FOR THE Love Of Chocolate is an attempt at an entire history of chocolate across the 4,000 years since the Mokaya people, in what is now Mexico and Guatemala, began cultivating the cacao tree, the beans of which produce chocolate.
Chocolate has been put in the packs of American soldiers during WWII to give them energy to keep taking the fight to the Nazis. It has been responsible for much innovation in the advertising industry, in particular the memorable 1970s TV ad in which a glamorous young woman floated down what looked like the River Amazon in a dugout canoe, while appearing to perform fellatio on a presumably consenting chocolate Flake. More recently it has brought us the Ferrero Rocher ad, the shadow of which now hangs over every diplomatic reception from Washington to Pyongang.
Written by GP Hilson and published by Fior PR, this is a deliciously idiosyncratic book. Hilson notes how, in Mayan culture chocolate was “generally the preserve of the rich.” In the 15th century the Aztecs had taken control of large parts of chocolate producing Mesoamerica. One legend alleges that Quetzalcoatl, Aztec god of “wisdom and wind”, first gave cacao beans to humans and so was expelled by the other gods for giving away their secret. As punishment for being unable to keep his god mouth shut, Quetzalcoatl’s blood was then shed over all the cacao beans in the world “colouring them red for eternity.”
Chocolate has long had an association with subversion and sin, as Hilson notes: “In England in 1675, chocolate houses [in which people would sit around drinking and eating it] were banned by Charles II as being hotbeds of radical politics.” In the febrile place and time that was 17th century England, chocolate didn’t just get people fired up about politics; it was also accused of making them want to do rude things to each other. One of Hogarth’s paintings depicts debauchery brought about by the drinking of chocolate in a London establishment. If said painting is anything to go by, a fine time was had by all.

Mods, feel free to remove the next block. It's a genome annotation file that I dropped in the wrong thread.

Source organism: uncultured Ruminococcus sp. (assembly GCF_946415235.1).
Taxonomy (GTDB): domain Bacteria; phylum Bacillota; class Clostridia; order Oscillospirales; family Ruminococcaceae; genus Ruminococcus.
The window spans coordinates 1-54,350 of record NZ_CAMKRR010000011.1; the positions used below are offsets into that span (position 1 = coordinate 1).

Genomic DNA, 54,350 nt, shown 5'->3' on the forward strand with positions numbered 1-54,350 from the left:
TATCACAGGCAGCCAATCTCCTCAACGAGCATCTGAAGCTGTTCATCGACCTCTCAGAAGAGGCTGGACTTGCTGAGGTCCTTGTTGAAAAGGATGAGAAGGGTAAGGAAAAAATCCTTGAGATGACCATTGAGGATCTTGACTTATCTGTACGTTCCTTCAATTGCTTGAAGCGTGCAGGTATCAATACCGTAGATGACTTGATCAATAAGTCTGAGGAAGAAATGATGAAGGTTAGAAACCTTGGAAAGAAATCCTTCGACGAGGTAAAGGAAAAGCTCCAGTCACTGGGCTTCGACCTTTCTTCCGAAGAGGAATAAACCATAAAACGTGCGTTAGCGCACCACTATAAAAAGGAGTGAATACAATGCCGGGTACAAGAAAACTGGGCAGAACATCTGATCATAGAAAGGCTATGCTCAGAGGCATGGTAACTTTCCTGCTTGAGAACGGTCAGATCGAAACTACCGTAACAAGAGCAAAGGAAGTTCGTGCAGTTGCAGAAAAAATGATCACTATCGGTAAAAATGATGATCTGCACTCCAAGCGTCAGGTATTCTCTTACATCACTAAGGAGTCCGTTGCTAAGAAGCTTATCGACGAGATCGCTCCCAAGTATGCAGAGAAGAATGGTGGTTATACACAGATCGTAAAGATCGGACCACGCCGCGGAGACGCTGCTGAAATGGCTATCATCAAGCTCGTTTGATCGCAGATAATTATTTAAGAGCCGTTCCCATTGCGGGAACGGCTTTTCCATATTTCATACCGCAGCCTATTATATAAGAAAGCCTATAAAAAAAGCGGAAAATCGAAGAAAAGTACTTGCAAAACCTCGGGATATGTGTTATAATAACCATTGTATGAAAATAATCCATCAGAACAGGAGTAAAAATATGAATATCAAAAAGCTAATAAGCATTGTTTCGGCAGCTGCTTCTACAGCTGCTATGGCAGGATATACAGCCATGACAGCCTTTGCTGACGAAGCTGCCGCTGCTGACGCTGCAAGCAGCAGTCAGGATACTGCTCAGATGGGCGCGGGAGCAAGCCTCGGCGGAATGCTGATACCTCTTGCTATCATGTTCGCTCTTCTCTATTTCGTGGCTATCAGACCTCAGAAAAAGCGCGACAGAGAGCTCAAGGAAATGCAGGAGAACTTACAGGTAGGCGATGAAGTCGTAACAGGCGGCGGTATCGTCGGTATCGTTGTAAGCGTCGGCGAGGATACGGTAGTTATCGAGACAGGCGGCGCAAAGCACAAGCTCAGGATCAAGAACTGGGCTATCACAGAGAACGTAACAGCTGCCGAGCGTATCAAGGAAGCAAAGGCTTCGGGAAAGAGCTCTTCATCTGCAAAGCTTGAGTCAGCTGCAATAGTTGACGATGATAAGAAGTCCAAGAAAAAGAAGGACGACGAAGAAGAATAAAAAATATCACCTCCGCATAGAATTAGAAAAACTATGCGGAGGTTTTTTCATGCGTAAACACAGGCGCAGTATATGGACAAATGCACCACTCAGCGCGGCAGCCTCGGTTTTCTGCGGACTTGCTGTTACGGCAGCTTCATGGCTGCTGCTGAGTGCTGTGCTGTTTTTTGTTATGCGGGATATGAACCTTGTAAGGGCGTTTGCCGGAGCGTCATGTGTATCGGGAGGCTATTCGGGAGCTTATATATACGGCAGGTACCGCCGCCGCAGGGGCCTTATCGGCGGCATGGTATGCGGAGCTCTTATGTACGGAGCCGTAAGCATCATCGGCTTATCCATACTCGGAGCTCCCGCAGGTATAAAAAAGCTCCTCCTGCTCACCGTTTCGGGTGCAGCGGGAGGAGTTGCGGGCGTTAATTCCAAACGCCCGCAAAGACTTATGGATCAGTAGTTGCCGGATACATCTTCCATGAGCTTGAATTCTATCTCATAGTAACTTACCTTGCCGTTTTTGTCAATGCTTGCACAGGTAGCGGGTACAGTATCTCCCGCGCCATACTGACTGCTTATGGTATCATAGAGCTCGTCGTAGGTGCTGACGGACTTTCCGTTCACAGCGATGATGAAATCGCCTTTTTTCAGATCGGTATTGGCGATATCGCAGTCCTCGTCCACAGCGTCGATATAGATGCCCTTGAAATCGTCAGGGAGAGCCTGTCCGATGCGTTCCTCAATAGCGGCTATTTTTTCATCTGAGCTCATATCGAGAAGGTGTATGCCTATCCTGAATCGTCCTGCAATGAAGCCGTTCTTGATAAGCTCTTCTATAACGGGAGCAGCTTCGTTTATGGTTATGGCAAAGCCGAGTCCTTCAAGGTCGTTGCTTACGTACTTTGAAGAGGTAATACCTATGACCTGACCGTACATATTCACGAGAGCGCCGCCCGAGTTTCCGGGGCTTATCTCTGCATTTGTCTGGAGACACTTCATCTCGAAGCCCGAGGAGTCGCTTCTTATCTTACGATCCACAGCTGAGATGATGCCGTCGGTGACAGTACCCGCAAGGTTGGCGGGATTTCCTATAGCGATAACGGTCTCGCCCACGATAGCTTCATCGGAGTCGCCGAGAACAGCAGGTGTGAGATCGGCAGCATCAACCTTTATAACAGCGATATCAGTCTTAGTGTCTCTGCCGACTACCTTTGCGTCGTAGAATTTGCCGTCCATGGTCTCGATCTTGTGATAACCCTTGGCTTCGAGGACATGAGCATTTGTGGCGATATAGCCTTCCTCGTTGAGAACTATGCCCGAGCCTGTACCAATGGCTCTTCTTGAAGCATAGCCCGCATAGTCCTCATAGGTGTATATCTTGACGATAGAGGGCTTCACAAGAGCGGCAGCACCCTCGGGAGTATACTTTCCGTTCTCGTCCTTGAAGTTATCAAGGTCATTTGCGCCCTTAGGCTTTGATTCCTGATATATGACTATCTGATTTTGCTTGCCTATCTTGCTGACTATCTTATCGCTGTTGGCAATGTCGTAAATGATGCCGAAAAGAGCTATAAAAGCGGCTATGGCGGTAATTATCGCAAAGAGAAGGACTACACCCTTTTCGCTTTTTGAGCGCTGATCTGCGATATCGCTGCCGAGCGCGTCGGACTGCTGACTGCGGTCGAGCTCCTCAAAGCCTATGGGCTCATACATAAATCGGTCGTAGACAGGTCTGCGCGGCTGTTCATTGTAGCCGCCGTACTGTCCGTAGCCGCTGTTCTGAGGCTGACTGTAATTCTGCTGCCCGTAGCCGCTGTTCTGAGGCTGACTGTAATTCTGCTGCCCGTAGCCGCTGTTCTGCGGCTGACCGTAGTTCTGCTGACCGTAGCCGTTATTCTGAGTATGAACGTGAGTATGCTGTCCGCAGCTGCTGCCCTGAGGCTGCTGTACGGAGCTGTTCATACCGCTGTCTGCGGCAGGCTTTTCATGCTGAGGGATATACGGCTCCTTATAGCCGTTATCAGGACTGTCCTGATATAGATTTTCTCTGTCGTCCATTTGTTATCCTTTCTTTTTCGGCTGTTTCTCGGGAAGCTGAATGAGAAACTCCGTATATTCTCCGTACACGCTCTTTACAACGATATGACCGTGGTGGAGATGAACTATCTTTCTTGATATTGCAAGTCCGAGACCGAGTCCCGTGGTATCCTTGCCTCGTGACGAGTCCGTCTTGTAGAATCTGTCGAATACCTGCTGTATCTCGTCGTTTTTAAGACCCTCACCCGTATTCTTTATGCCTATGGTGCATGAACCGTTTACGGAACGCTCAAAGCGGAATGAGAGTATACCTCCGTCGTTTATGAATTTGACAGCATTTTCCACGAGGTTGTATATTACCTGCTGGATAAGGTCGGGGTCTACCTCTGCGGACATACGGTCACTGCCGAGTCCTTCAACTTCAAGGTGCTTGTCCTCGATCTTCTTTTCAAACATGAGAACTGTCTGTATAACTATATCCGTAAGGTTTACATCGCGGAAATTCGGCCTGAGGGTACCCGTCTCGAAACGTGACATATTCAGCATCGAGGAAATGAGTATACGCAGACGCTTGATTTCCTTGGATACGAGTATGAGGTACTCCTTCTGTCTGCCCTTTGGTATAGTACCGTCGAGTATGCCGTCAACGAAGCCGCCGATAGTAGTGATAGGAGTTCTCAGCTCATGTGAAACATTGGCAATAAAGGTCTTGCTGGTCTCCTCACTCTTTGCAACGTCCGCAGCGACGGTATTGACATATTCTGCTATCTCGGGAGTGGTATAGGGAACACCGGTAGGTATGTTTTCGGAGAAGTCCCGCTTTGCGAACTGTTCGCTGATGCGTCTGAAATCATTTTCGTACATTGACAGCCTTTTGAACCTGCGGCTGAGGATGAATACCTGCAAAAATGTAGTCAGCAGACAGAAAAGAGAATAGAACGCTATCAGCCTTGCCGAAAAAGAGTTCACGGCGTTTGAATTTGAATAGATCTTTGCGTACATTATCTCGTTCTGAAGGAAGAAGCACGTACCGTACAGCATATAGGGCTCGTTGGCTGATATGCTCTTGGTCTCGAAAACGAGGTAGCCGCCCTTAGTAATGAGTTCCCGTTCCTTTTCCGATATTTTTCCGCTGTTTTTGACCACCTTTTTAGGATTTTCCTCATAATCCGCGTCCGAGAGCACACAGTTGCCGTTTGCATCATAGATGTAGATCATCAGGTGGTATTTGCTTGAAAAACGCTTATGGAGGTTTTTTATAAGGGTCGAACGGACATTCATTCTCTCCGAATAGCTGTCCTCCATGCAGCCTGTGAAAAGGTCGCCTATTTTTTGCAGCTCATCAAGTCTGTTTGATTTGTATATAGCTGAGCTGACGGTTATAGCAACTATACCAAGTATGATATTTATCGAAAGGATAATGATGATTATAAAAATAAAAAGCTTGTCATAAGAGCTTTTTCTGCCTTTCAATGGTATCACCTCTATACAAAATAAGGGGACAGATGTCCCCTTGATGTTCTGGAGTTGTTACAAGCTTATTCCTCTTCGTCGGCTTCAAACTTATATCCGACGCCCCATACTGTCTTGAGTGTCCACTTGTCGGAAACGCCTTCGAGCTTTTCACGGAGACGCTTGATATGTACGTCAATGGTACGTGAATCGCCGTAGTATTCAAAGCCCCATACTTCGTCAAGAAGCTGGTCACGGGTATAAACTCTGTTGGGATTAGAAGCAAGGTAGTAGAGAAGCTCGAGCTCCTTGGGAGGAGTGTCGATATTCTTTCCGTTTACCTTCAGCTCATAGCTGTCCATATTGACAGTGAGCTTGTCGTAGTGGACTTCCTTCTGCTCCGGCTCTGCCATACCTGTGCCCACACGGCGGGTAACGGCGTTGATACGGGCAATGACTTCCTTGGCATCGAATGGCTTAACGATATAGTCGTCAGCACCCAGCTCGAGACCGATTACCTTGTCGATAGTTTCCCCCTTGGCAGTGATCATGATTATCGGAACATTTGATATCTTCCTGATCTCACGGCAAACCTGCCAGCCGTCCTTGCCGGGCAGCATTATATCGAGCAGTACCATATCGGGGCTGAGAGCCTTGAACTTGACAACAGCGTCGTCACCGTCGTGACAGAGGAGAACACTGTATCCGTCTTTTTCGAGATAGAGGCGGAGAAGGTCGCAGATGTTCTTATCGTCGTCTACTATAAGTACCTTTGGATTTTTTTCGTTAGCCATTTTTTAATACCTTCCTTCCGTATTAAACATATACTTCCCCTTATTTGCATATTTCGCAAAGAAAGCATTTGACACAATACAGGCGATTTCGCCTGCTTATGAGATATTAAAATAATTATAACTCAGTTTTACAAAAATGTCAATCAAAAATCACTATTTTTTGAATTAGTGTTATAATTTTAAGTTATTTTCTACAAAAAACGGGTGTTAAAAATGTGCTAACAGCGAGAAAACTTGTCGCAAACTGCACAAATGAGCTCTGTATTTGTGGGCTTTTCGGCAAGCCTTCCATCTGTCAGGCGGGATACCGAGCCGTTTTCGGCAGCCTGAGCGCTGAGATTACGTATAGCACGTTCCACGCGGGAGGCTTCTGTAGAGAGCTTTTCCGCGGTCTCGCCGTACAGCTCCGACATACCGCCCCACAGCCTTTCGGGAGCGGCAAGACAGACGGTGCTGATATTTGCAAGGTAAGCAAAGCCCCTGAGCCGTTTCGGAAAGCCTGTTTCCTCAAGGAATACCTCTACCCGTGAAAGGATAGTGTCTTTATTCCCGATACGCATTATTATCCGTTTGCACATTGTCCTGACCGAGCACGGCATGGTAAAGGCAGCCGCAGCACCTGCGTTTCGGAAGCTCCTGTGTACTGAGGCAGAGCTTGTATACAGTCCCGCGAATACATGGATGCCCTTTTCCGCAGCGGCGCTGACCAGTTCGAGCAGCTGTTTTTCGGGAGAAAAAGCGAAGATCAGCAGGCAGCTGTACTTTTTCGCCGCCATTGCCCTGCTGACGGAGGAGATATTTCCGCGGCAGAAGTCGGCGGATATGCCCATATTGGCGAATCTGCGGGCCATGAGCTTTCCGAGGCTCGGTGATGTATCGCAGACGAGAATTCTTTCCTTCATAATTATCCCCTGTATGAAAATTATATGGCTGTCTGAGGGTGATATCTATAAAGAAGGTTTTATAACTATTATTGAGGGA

The aphrodisiac effects of chocolate were also appreciated by Giacomo Casanova who “recorded in his autobiographical Histoire De Ma Vie (c1792 ) that he was wont to "drink at least one cup of chocolate a day”, and carried his own “sticks of chocolate with him on his travels”, just in case.
Chocolate has also fallen victim to fake news. In 1671 French aristocrat Madame de Sévigné, credited with being the world’s first gossip columnist, viciously wrote: “The Marquise de Coetlogon took so much chocolate during her pregnancy last year that she produced a baby as black as the Devil. It died.” Hillson does go into detail about the role chocolate played in the development of slavery. Like every other precious thing, there is a vicious side to the way it is extracted and distributed.